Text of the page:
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Nuclear News

Nuclear Monitor Issue: 

Radiation can pose bigger cancer risk for children − UN study
Infants and children are at greater risk than adults of developing some cancers when exposed to radiation, according to a report released in October by the United Nations Scientific Committee on the Effects of Atomic Radiation (UNSCEAR) and presented to the UN General Assembly.

Children were found to be more sensitive than adults for the development of 25% of tumour types including leukaemia and thyroid, brain and breast cancers. "The risk can be significantly higher, depending on circumstances," UNSCEAR said.

"Because of their anatomical and physiological differences, radiation exposure has a different impact on children compared with adults," said Fred Mettler, chair of an UNSCEAR expert group on the issue.

USA: Bad record keeping hindering clean-up of nuclear sites
The US government's decades-long effort to rehabilitate hundreds of sites around the country where nuclear weapons development and production has taken plan has been hampered by sloppy record-keeping. Documentation has been so uneven that the Energy Department says it lacks adequate records on several dozen facilities to be able to determine whether they merit clean-up. Additionally, in excess of 20 sites that were cleaned up and announced to be safe ended up needing more rehabilitation after lingering traces of nuclear contamination were found. The final price-tag of the clean-up effort is estimated to cost US$350 billion.[1]

Meanwhile, who − and what pot of money − would drive clean-up after a nuclear power plant incident is a question still left unanswered by the federal government, New York state officials said in a recent legal filing with the Nuclear Regulatory Commission. Under the Price-Anderson Act, the nuclear power industry's liability in the event of a catastrophe is limited, and in any case NRC officials said in 2009 that Price-Anderson money likely would not be available to pay for offsite clean-up − a revelation made public a year later when internal EPA documents were released under the Freedom of Information Act. Another three years have gone by and the federal government has yet to provide a clear answer, the New York Attorney General's office says. In 2012, NRC Commissioner William Magwood acknowledged that there "is no regulatory framework for environmental restoration following a major radiological release."[2]

[1] NTI Global Security Newswire, 30 Oct 2013, 'Bad Record Keeping Hindering Cleanup of Ex-Nuclear Sites: Report',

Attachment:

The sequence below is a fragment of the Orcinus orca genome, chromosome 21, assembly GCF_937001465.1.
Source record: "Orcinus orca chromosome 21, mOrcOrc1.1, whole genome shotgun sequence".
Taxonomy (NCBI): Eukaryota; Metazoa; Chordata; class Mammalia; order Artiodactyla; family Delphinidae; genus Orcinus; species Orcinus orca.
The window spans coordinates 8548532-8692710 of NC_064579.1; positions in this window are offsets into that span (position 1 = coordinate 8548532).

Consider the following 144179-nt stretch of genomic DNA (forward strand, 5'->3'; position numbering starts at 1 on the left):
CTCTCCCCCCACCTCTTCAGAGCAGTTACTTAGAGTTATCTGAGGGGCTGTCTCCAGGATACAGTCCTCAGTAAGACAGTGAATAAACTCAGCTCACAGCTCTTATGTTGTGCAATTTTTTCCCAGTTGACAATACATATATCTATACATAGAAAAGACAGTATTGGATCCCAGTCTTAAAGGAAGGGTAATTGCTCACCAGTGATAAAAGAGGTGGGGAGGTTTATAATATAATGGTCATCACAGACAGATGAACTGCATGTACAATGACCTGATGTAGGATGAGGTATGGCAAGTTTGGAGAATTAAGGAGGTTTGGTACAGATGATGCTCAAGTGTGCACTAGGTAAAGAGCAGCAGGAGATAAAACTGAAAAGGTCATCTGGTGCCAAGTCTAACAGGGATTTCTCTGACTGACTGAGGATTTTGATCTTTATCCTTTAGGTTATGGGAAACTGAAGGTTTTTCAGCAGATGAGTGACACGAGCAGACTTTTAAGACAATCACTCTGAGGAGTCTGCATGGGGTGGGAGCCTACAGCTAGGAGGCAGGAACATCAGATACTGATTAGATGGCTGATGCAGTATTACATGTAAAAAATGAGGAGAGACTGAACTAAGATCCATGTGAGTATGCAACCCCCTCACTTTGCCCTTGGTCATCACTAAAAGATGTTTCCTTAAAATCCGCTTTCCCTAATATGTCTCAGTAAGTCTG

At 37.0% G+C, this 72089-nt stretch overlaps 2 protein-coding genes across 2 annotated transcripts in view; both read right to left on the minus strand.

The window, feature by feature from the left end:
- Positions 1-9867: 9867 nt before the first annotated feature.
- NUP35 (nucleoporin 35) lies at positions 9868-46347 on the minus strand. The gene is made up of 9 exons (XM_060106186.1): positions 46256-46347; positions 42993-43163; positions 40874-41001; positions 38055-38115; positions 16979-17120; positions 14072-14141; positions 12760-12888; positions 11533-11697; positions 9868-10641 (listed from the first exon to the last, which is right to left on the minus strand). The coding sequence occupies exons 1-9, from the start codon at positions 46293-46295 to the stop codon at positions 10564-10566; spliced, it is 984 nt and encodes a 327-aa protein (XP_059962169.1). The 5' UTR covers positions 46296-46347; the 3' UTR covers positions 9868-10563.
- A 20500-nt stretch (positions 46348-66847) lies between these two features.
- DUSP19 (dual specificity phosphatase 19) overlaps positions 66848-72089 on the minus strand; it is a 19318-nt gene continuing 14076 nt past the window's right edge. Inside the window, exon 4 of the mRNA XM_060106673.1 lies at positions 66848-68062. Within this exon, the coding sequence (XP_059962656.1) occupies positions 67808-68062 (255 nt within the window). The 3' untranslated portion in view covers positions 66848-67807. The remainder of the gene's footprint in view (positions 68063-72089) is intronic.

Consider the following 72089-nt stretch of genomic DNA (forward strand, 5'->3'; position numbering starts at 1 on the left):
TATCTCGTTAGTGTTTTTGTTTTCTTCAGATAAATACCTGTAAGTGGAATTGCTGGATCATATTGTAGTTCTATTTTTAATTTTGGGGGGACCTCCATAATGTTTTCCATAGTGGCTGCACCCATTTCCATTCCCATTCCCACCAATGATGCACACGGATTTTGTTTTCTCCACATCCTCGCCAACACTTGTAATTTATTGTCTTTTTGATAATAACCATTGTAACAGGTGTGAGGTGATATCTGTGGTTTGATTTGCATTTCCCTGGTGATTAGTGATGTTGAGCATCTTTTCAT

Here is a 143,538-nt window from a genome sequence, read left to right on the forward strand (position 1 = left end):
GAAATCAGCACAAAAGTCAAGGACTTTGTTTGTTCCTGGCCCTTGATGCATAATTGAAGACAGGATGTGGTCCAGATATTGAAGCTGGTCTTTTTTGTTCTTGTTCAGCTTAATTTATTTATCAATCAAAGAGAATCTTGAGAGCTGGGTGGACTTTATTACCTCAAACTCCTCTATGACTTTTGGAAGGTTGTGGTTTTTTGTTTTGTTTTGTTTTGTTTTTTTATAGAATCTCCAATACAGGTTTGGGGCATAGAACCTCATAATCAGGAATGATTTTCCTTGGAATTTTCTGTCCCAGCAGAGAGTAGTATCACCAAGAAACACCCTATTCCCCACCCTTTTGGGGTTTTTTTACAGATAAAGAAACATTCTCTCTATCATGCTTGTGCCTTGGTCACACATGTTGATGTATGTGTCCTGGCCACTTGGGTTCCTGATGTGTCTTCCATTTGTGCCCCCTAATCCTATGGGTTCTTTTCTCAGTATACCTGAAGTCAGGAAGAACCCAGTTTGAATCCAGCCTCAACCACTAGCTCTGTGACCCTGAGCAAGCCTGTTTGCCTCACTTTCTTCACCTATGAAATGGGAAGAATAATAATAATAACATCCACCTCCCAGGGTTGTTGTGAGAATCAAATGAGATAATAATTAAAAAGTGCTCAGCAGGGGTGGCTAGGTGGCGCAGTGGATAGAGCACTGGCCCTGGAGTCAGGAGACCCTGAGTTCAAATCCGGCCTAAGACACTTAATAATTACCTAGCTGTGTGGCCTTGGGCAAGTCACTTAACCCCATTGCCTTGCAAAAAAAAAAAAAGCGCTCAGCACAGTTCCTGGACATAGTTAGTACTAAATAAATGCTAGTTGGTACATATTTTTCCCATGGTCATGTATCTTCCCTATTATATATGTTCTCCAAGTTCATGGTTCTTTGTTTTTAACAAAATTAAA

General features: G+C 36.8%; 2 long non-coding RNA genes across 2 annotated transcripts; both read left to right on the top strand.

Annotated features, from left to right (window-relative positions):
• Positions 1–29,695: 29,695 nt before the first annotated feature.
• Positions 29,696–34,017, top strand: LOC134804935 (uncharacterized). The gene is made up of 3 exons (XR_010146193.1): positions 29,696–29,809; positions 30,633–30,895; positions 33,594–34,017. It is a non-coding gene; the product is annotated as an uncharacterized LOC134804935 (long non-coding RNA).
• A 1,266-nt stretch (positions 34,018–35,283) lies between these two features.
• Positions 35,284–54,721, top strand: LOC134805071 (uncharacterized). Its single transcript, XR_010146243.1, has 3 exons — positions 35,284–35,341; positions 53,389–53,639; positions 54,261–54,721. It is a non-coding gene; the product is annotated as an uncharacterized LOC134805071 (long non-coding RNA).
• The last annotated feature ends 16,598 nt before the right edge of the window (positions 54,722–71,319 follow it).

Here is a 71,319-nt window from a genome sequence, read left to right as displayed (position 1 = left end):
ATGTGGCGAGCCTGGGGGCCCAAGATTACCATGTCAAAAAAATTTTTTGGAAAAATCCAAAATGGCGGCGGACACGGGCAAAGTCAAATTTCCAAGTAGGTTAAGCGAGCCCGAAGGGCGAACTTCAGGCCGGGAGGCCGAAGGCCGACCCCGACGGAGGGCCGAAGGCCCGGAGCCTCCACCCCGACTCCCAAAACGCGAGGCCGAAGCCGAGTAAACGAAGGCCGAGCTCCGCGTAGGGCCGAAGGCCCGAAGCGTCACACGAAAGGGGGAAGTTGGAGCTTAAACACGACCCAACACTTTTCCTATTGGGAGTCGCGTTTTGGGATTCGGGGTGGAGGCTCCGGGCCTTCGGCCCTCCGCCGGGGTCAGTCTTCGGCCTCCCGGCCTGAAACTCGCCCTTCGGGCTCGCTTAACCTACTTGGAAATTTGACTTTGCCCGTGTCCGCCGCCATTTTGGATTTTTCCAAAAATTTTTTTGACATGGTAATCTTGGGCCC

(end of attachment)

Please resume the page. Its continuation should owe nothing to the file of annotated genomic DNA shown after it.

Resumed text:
[2] Douglas P. Guarino, 25 Sept 2013, 'New York Wonders Where Nuclear Cleanup Funds Would Come From',

Areva signs uranium deal with Mongolian state
French utility Areva has signed a deal with Mongolia's state-owned Mon-Atom to develop two uranium mines in the Gobi desert. A company will be created, 66% owned by Areva, 34% Mon-Atom, and Japan's Mitsubishi Corporation will take an equity interest. Areva said exploration had discovered two uranium deposits with estimated reserves of 60,000 tonnes.

Mongolian protesters had warned before the signing that a deal could lead to the contamination of water resources in the area. Selenge Lkhagvajav, a protest leader, said: "We are not against cooperation with France. But we just say 'no uranium exploration in Mongolia', as not having it is the best way to prevent radioactive pollution and contamination."

Scotland: Dundrennan depleted uranium protest
Campaigners held a walk-on at the Dundrennan range in protest at the test firing of depleted uranium (DU) weapons into the Solway Firth. It was part of an international day of action and followed concerns about serious health issues resulting from the use of such weapons in war zones. The last DU tests at the south of Scotland range were in 2008. DU Day of Action events were also held in Finland, Japan, Norway, Costa Rica and elsewhere.

UK: Inadequate nuclear regulation
The UK government's nuclear safety watchdog has named the five UK sites that need the most regulation because of the safety problems they pose. They are the reprocessing complex at Sellafield in Cumbria, the nuclear bomb factories at Aldermaston and Burghfield in Berkshire, the nuclear submarine base at Devonport in Plymouth and the former fast breeder centre at Dounreay in Caithness.[1]